So, it’s very hard to pinpoint exactly where a song truly ‘comes to be’ as part of that process. Needless to say, I think it is one of the darker, more brooding songs on the album and has a feeling all of its own when compared to the rest of the album.


Are you ever scared of revealing, aspects of your personal experience, to strangers through your music?

No, I wouldn’t say so. One of our more burning personal ideologies as a band has been to talk openly and honestly about issues and social context through our lyrics, and because of that, we wear our hearts on our sleeve to some extent.

So, for me, nothing is ever off the table in terms of our experiences.

We now seem to live in a world where discourse is so confined to echo chambers and social cliques, that it is more important than ever to bring ideas to a public forum through our music.

If sometimes that comes with certain trepidation then you have to deal with that, as the ends justify the means.

What inspired “Elder Mother”?

There are some in the village of Long Compton in England, who live near a mound known as Archdruids Barrow.

They maintain that if you can see their village, over said barrow, after taking seven long steps away from a particular elder tree, then you are rightfully the King of England.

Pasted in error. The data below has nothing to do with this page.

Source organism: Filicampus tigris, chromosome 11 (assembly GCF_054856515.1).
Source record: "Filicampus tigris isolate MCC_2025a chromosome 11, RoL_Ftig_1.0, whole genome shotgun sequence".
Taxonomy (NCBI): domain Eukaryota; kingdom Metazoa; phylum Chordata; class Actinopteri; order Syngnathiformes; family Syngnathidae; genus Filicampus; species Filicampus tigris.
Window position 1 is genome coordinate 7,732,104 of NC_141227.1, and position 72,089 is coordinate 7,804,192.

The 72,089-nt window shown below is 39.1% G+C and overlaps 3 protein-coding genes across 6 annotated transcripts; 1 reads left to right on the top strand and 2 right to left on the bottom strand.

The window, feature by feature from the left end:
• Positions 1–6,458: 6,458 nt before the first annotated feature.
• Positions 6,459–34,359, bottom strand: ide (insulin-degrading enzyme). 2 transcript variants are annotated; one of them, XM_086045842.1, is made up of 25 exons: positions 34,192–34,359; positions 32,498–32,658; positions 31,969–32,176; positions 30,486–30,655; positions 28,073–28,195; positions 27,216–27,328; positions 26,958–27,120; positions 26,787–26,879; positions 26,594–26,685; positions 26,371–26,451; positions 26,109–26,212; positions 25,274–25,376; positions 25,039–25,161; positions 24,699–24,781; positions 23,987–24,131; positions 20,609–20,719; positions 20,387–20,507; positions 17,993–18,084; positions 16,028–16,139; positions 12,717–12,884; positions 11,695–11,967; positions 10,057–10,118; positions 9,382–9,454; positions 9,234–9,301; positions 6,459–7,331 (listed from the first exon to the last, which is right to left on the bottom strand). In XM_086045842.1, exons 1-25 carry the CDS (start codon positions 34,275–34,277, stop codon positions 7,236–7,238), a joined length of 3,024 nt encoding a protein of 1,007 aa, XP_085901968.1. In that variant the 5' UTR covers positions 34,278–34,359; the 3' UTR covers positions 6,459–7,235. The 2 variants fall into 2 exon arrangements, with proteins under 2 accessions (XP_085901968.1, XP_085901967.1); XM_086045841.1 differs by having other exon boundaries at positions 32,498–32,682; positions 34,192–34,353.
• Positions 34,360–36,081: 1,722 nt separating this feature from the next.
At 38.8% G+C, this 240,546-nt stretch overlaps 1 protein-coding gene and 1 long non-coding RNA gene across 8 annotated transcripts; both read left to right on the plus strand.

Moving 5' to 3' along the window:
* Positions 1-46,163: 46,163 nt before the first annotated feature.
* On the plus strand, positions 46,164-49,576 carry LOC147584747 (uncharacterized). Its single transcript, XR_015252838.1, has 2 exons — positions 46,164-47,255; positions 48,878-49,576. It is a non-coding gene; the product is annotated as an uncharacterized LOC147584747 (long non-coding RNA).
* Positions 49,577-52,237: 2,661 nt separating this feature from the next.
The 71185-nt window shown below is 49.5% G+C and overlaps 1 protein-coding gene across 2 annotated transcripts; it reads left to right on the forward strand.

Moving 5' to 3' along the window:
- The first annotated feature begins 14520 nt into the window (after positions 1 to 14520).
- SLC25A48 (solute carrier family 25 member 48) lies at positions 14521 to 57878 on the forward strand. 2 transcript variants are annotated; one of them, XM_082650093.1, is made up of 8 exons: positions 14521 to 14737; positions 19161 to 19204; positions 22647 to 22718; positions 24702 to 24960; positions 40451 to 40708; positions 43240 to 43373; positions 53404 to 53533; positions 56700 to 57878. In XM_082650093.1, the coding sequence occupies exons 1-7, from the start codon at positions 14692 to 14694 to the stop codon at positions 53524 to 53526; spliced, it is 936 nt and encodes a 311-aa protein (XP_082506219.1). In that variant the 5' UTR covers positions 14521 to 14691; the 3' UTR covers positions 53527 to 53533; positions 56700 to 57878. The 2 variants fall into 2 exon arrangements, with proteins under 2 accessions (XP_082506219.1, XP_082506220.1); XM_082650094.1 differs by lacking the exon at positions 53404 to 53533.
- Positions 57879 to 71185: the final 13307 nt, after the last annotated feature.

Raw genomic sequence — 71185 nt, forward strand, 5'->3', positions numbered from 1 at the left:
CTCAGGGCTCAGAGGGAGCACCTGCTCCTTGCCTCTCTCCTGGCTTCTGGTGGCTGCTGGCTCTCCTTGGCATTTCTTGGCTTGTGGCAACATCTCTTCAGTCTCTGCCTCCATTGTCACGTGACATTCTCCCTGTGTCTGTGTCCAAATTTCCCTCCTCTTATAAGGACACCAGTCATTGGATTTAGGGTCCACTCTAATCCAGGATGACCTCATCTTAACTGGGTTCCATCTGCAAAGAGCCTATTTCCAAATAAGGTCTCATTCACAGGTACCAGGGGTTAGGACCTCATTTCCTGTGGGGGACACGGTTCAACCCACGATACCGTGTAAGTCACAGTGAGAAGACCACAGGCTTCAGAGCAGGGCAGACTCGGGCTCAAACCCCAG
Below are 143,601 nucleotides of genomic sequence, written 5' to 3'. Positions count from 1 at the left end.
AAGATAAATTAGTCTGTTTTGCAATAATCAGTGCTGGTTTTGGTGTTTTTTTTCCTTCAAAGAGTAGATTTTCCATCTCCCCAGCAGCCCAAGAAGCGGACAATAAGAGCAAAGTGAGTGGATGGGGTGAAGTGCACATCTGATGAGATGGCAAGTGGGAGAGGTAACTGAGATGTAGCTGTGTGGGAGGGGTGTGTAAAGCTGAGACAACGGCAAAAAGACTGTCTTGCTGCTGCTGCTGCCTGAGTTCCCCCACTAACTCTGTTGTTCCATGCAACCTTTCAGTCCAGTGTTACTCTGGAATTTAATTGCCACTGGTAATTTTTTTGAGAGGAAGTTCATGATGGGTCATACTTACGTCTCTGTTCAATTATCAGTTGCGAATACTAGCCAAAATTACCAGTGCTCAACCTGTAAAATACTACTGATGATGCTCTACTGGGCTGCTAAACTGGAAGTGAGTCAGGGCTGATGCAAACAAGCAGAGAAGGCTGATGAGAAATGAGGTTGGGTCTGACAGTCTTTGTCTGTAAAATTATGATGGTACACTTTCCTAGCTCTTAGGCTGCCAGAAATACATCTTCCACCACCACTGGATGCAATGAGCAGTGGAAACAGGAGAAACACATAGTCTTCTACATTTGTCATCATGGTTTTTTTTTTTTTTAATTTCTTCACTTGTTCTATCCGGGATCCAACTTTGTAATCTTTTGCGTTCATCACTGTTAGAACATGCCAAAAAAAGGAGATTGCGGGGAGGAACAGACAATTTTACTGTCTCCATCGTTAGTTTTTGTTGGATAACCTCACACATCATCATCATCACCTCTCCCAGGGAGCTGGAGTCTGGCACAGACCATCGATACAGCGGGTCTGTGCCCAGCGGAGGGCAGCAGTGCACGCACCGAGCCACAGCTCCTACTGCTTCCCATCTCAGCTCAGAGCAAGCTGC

The Elder Mother is fabled to haunt this tree and taunt men who would seek to conquer the land into doing her challenge.

There are some stone monoliths nearby that area, that are said to be a group of such men, who she turned into stone when they failed her wager.

The stones are known as “The King Stone and the Whispering Knights” and formulate The Rollright Stone Circle near the village of Long Compton in Oxfordshire. Also, as with any tree in ancient lore, if one wishes to cut down an Elder Tree, one must always ask permission. In the case of the Elder tree, after asking permission, one must wait until The Elder Mother grants consent by remaining silent.


What is the best show you ever played?


I think there have been lots of amazing shows over the years, but the one that meant the most to me personally was when we played the mainstage at Bloodstock Festival in the UK this past summer.

They were the first festival who ever booked the band to play, and it was nice to come full circle with them, from being a smaller young band, through to being a more established band on their bill.

A very proud day for us all.


What are your plans for 2018?

Our new album, The Hallowing of heirdom comes out on April 6th 2018, so following that we will be doing some launch shows for that with some great session players, in some unique locations through the UK.

After that we will be building towards some more metal shows in the summer and hopefully a more extensive acoustic tour in September/October 2018.

We hope to see you down the road somewhere.